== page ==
Continuous scenario sourcing is facilitated by data collection in new territories where the Waymo Driver operates. For example, our driving in San Francisco and Phoenix allowed us to further expand our dataset with novel interactions with pedestrians. Coupled with the information from public databases on high severity collisions, this data informed the creation of new tests, for example, scenarios where pedestrians break from a crowd into the path of the Waymo Driver.
We use several scenario creation methods. The first and most common one is to stage a scenario on a closed test track (such as our 113-acre closed-course testing facility Castle) and record what happened so that it can be reproduced in simulation. The positions or speeds of other actors can then be modified to make the scenario more likely to require urgent evasive maneuvers to avoid a collision. This allows us to use real vehicles and real “agents,” interacting in a safe manner, while still being able to construct relevant scenarios. Similarly, if a hazardous situation is discovered during on-road testing, we can use the same process to make a simulation and add it as a scenario in the database. For other scenarios that are either too dangerous (e.g., at high speeds) or impractical to collect on a test track (e.g., those requiring specific intersection geometry or highly specialized vehicle types), we create fully synthetic simulations.
We test all scenarios used for the safety evaluation of our latest software releases in simulation — whether derived from test track data, real-world data, or synthetic means. Using simulation allows us to evaluate new versions of the Waymo Driver in thousands of scenarios within hours instead of months or years that would be required to run those same scenarios on a test track or in the real world.
Collectively, the Waymo Driver consistently demonstrates either comparable or better performance than NIEON for collisions generally and, specifically for those involving the potential for serious injury. Previously, we showed that the Waymo Driver avoided more crashes and reduced the injury risk more than NIEON in simulated real-world fatal crashes from our Chandler service area.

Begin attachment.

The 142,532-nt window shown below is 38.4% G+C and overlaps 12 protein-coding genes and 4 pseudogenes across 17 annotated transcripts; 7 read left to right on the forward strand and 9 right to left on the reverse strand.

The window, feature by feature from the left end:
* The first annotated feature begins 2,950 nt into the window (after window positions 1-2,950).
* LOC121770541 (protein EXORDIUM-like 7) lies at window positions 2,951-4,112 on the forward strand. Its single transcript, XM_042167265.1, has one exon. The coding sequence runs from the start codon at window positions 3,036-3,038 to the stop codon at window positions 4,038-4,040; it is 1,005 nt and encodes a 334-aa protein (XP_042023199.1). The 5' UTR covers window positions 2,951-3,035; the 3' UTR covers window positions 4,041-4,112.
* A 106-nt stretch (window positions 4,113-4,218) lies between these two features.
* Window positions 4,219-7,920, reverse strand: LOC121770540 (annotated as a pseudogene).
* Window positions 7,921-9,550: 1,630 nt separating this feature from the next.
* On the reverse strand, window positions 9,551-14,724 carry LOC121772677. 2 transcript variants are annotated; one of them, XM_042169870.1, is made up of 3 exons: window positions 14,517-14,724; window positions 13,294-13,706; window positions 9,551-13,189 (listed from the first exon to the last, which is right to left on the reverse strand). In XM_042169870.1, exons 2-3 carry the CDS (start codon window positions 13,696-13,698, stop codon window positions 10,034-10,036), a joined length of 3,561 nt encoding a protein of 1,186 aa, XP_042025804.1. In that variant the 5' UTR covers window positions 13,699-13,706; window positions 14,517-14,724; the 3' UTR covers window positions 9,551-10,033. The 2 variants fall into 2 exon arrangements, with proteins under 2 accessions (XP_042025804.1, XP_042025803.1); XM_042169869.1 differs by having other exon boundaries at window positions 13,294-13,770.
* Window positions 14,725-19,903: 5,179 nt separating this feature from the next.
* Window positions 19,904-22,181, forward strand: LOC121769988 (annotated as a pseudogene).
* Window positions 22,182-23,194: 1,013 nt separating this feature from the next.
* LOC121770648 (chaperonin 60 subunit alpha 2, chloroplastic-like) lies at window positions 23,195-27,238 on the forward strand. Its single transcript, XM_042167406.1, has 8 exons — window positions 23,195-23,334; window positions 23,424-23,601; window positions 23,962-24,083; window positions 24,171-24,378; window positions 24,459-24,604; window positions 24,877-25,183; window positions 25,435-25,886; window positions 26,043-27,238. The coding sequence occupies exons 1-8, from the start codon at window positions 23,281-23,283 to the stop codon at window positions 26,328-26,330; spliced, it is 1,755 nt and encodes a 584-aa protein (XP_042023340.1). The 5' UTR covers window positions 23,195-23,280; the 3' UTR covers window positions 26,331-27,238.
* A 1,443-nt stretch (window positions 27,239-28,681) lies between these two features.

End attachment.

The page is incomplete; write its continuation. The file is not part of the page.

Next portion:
In addition to NIEON, we compare the evaluation results to prior software versions and to the performance of other readiness determination methods. This allows us to track performance over time and continuously discover ways to improve the safety of the Waymo Driver.
Waymo’s Collision Avoidance Testing is one of many complementary methods that we use to determine safety readiness for fully autonomous operations, with no one behind the wheel. It is designed to be a flexible and iterative process that can be applied across a range of vehicle platforms, from passenger cars to trucks, and different driving environments, including our next ride-hail city Los Angeles. As we continue to bring the Waymo Driver to more people in more places, this method is an important part of our safety evaluation process. We will continue to share more information about our testing and safety evaluation methods to help the public, regulators, policymakers, and our riders better understand our commitment to safety.
*NIEON is defined by (1) gaze being directed through the windshield toward the forward path during the conflict and (2) a lack of sleepiness and intoxication-related impairment.